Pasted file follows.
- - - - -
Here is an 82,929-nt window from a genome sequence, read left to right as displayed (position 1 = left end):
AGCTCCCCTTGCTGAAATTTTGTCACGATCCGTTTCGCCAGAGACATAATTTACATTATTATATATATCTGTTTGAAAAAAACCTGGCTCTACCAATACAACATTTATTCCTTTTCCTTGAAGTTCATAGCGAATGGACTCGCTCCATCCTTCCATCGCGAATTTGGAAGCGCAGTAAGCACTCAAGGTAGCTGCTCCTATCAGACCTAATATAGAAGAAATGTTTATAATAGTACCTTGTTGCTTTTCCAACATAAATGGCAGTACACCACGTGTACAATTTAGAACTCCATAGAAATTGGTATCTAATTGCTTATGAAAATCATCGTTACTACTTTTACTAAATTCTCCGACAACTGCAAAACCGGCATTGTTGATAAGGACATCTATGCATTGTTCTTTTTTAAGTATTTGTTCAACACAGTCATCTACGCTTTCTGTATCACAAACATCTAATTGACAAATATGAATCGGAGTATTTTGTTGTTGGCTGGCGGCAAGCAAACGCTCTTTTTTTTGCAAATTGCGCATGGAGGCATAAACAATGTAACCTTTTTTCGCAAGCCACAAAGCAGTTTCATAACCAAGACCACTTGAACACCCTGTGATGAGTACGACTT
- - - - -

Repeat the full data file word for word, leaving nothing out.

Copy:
Here is an 82,929-nt window from a genome sequence, read left to right as displayed (position 1 = left end):
AGCTCCCCTTGCTGAAATTTTGTCACGATCCGTTTCGCCAGAGACATAATTTACATTATTATATATATCTGTTTGAAAAAAACCTGGCTCTACCAATACAACATTTATTCCTTTTCCTTGAAGTTCATAGCGAATGGACTCGCTCCATCCTTCCATCGCGAATTTGGAAGCGCAGTAAGCACTCAAGGTAGCTGCTCCTATCAGACCTAATATAGAAGAAATGTTTATAATAGTACCTTGTTGCTTTTCCAACATAAATGGCAGTACACCACGTGTACAATTTAGAACTCCATAGAAATTGGTATCTAATTGCTTATGAAAATCATCGTTACTACTTTTACTAAATTCTCCGACAACTGCAAAACCGGCATTGTTGATAAGGACATCTATGCATTGTTCTTTTTTAAGTATTTGTTCAACACAGTCATCTACGCTTTCTGTATCACAAACATCTAATTGACAAATATGAATCGGAGTATTTTGTTGTTGGCTGGCGGCAAGCAAACGCTCTTTTTTTTGCAAATTGCGCATGGAGGCATAAACAATGTAACCTTTTTTCGCAAGCCACAAAGCAGTTTCATAACCAAGACCACTTGAACACCCTGTGATGAGTACGACTT